Capital markets News

FTX U.S. arm and Bahamian bankruptcy lawyers bury the hatchet

FTX fire bankruptcy

Disagreements between the bankrupt FTX Trading (in U.S. bankruptcy) and the liquidators of the Bahamas organization, FTX Digital Markets, have been largely resolved, according to an announcement on Friday. Previously there has been considerable distrust between the parties involved in the bankruptcy of the cryptocurrency exchange, with the U.S. side making allegations against the Bahamas. For example, it alleged that the Securities Commission of the Bahamas (the Commission) was involved in minting new FTT tokens and transferring digital assets after it triggered the liquidation procedures.

Now the two sides have agreed to cooperate in the chapter 11 cases of FTX Trading in Delaware and the provisional liquidation of FTX Digital Markets in the Bahamas. 

This will involve:

  • sharing information
  • securing and returning property
  • coordinating lawsuits against third parties
  • strategies to maximize the recovery of funds

The parties have also agreed on the sale of real estate in the Bahamas, which will be led by the Bahamas liquidators and overseen by the bankruptcy courts in both Delaware and the Bahamas. Additionally, there’s an agreement on the procedure to confirm the digital assets held in a Fireblocks account under the control of the Securities Commission of the Bahamas.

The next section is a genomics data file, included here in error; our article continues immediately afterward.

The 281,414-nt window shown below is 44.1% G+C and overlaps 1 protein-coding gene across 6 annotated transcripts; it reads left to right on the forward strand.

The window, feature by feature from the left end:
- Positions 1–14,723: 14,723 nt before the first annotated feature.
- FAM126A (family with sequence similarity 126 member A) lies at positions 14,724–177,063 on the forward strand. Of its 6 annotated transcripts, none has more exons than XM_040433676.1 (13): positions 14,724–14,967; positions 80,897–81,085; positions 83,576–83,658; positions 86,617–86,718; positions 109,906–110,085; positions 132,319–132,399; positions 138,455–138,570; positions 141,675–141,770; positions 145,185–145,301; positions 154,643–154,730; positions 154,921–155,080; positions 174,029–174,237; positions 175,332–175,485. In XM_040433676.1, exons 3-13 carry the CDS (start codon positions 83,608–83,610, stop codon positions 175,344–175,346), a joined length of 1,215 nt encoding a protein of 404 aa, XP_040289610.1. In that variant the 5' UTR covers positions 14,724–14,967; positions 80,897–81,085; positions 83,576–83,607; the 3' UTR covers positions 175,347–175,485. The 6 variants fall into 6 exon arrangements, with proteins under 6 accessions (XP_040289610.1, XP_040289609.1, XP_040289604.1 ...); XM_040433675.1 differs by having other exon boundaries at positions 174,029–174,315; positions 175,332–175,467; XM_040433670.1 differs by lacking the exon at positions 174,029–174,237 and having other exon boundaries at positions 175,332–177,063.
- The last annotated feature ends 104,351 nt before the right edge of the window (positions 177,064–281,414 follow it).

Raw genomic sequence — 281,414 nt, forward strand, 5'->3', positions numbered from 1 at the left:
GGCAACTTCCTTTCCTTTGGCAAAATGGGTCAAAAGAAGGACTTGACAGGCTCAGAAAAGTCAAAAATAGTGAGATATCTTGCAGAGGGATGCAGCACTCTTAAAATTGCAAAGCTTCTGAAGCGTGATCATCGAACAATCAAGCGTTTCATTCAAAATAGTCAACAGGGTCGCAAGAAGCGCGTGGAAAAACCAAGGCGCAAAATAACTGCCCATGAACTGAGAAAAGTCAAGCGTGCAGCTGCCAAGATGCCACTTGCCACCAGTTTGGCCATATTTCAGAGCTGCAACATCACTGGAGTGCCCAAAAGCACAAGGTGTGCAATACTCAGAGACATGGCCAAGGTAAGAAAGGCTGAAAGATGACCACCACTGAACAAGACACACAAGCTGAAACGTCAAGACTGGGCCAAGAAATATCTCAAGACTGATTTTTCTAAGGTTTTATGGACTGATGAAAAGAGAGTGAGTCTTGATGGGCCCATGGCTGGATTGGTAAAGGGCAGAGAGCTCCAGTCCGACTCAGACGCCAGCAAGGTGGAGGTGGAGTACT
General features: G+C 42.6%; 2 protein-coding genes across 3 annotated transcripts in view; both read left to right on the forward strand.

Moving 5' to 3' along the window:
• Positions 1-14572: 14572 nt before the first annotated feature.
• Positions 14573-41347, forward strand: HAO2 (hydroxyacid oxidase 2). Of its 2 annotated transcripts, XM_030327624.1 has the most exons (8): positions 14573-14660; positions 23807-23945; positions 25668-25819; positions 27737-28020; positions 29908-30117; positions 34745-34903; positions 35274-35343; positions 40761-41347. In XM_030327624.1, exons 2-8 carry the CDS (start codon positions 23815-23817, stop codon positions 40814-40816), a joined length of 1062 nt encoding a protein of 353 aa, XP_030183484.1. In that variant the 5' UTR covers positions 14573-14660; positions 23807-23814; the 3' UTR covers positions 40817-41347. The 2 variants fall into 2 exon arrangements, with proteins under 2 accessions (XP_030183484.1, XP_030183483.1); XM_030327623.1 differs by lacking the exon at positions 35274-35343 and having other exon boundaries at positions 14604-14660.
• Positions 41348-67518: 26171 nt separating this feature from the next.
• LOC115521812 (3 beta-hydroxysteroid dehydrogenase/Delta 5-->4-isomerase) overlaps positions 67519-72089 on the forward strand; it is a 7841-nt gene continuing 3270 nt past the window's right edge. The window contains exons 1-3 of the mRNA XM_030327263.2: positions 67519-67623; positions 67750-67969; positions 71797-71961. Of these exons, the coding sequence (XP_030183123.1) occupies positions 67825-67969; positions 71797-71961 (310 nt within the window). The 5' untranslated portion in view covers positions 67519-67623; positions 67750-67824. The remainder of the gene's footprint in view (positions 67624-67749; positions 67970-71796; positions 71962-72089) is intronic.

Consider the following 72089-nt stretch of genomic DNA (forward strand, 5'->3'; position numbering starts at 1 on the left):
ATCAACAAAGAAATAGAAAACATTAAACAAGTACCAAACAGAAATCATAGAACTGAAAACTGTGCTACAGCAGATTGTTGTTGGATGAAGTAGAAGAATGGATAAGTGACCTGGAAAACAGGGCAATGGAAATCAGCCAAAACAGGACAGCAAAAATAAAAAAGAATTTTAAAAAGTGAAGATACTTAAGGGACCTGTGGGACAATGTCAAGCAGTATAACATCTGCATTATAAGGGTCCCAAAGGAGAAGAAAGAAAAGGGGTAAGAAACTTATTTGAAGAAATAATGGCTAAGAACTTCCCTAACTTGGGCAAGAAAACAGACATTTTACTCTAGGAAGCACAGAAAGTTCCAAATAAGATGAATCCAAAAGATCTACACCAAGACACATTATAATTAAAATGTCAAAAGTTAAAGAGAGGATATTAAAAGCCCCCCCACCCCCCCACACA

However, the CEO of FTX Trading, John Ray, said, “There are some issues where we do not yet have a meeting of the minds, but we resolved many of the outstanding matters and have a path forward to resolve the rest.”

The agreement still needs to be approved by the U.S. Bankruptcy Court in Delaware and the Supreme Court of the Bahamas.

Tussle over Robinhood shares

In other news relating to the bankruptcy, there’s a four-way fight over shares owned in Robinhood worth around $464 million between FTX Trading, BlockFi, Sam Bankman-Fried and the Department of Justice.

The stock is owned by Emergent Fidelity Technology which Sam Bankman-Fried and Gary Wang control. The two formally borrowed funds from Alameda to buy the stock, which was pledged as security to crypto lender BlockFi. FTX Trading is trying to block the sale of the stock, but Emergent is not one of the companies in the bankruptcy group. 

Hence both BlockFi and Bankman-Fried’s lawyers have objected. Meanwhile, on January 4, BlockFi said it learned that the Department of Justice had executed a seizure warrant and taken control of the shares.

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